[tdwg] RE: [Taxacom] ITIS, Species 2000, etc.

Lee Belbin leebel at netspace.net.au
Thu May 31 04:55:04 CEST 2007

Dear TDWG list members

I apologise to those on taxacom, but wanted to be sure that those interested
in TDWG knew about this initiative...

It occurred to me that it would be helpful to have a database along the
lines of "Biodiversity information projects of the world". And with the help
of Piers Higgs (http://www.gaiaresources.com.au/) - we have just in the last
few days finished seeding one!


There are about 450 projects seeded in the database of which 295 are
'complete' for the fields that we have surveyed. There is also the ability
to amend existing entries and add new entries. These changes/additions go
into the database and a few people (including myself) are notified to
evaluate these entries.

We have the following fields in the database


Please give it a whirl! Input, amendments and feedback would be appreciated.


Lee Belbin
Manager, TDWG Infrastructure Project
Email: lee at tdwg.org
Phone: +61(0)419 374 133 

-----Original Message-----
From: taxacom-bounces at mailman.nhm.ku.edu
[mailto:taxacom-bounces at mailman.nhm.ku.edu] On Behalf Of Edwards, G.B.
Sent: Thursday, 31 May 2007 12:46 AM
To: taxacom at mailman.nhm.ku.edu
Subject: Re: [Taxacom] ITIS, Species 2000, etc.

I appreciate the comments of Anna, Mary, Rich, Rod and others on this
subject, and the information links provided, but in many cases, those are
for the one organization each is most associated with.  Not that this isn't
useful, but...

Seems to me what we need is an Encyclopedia of Taxonomic Initiatives (or
maybe a Reader's Digest Version) which would give us the acronym or title,
what it means, what it's purpose is, where it's located, and who it's
contact people are (see those listed below plus a "whole host of other
initiatives", many of which have come up in subsequent discussions).  Also
needed is a glossary of acronyms used within each organization.  Obviously
people who are already involved know what these initiatives are, but I
suspect there are many others who might want to be involved in something,
but don't want to wade through looking up the specs for a bunch of
organizations to find one that seems to fit what they would be willing to
do.  Not to mention how helpful it would be to know the most appropriate
place to go for a particular type of taxonomic information, or to find out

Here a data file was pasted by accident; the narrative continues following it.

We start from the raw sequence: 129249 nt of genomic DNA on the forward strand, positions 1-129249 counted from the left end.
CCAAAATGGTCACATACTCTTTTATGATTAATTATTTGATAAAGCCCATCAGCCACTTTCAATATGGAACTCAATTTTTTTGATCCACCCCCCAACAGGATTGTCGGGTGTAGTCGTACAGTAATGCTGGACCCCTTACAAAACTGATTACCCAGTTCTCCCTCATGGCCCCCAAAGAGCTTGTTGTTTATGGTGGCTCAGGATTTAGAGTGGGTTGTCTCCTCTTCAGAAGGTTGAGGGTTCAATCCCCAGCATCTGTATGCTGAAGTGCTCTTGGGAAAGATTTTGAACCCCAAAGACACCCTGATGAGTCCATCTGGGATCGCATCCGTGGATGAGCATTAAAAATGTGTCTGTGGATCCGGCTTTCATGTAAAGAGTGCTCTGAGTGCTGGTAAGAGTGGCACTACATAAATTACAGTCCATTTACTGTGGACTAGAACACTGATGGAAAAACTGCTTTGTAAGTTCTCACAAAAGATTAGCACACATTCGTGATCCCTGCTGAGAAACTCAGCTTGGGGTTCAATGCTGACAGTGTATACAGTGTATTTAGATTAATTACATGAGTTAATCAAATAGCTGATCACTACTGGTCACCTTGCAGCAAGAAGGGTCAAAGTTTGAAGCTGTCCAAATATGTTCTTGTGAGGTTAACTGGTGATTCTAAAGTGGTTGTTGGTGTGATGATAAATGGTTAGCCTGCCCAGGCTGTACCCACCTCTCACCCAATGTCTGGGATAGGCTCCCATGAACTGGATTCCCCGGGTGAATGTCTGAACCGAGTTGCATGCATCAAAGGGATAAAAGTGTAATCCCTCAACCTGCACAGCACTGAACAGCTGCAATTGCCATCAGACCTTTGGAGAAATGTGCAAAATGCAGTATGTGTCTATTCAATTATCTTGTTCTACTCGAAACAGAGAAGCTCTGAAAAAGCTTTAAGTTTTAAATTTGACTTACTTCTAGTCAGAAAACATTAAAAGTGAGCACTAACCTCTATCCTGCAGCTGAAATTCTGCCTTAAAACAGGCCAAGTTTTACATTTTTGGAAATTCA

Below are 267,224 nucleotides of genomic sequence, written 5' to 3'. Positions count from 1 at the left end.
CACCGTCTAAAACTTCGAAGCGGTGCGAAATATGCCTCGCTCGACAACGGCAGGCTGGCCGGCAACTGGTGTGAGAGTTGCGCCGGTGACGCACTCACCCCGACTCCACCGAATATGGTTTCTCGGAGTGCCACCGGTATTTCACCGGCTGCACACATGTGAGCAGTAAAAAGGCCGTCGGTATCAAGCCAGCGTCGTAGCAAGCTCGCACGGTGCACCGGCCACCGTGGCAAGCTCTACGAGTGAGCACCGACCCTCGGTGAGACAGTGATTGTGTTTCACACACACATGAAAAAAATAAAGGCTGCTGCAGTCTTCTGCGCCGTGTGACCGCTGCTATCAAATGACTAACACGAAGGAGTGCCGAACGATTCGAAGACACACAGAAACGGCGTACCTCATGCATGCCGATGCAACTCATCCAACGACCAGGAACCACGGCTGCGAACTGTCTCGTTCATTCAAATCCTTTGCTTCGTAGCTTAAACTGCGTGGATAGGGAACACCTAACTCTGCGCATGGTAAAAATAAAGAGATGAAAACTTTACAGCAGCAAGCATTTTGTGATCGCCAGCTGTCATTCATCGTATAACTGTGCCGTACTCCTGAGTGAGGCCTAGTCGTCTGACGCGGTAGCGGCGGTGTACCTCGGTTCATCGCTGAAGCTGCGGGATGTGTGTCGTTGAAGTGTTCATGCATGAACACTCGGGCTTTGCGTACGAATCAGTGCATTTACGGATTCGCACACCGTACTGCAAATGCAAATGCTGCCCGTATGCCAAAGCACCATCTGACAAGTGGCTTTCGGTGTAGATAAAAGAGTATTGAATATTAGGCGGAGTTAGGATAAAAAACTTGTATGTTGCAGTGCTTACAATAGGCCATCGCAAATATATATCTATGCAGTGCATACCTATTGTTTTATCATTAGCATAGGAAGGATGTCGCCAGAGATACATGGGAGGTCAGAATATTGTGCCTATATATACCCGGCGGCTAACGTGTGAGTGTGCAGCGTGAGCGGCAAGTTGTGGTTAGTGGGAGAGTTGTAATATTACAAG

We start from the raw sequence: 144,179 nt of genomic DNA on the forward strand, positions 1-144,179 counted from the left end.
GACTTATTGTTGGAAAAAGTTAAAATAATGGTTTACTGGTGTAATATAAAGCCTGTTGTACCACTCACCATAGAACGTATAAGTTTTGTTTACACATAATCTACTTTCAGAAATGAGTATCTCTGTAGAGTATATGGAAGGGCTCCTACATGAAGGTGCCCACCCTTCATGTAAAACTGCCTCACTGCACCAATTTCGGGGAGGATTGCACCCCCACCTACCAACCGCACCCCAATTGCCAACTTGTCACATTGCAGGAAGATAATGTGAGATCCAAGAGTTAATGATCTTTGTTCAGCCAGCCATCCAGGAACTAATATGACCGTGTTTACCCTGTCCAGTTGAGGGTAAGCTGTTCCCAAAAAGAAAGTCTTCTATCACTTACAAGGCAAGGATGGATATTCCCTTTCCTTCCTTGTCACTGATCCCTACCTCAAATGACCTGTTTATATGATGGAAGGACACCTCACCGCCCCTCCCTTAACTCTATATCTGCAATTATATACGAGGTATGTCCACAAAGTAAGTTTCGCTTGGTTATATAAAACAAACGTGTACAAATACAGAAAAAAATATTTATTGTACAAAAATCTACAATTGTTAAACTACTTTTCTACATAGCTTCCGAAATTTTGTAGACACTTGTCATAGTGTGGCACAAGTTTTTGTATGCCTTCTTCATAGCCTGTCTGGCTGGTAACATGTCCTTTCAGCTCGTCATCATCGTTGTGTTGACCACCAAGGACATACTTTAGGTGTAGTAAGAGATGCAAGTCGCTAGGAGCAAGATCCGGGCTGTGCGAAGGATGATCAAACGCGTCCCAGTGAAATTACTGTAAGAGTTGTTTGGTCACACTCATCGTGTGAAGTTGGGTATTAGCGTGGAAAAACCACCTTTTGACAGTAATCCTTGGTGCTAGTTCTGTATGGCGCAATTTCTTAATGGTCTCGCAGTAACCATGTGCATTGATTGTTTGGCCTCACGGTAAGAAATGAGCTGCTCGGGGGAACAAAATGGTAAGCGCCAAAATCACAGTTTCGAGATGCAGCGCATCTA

that there actually is an organization that databases some obscure group.
Yes, you can Google, but then you're still wading through thousands of
responses, and you'll probably miss some of the initiatives.  There are just
too many for any one person to keep track of.
How about if the organizers of every initiative send in their information to
a central website which can then be made available to everyone (offers to
host?).  Maybe some of the paralysis will be lifted if people know what
their options are.  Might bring some of those private collections into the
fold.  Might even be a good start to organizing the taxonomic community.
G. B. Edwards
Florida State Collection of Arthropods

...One of the goals of the Encyclopedia of Life is to work with groups like
uBio, GBIF, ITIS, Species2000, IPNI, Index Fungorum, ZooBank, BHL, and a
whole host of other initiatives who deal with taxonomic names to establish
what David Remsen of GBIF calls the "BIG Index" (I'll defer to David for
elaboration of the name).  This would be a giant index of these "usage
instances", or the "facts" of taxonomy, as I defined them above (e.g.,
Smith, 2001, treated "Aus xus" as a junior synonym of "Aus bus").
such a comprehensive index is a monumental task, far outside the scope of
any single initiative like ITIS or Species2000 or most of the others.
it's not outside the scope of the collective taxonomic community as a whole;
which is why ideas like All Species, GBIF's ECAT, and EoL (the latter being
the most robustly funded) are so fundamentally important to serve as a "flag
pole" around which we can all congregate and coordinate our efforts.

I share your feeling that paralysis is the usual response. What continually
astounds me is how little people are aware of the groundwork that already
exists. Most of the issues (GUIDs, generating identifiers, searching based
on journal metadata) have already been solved, in some cases (SICIs,
OpenURL) a decade ago.

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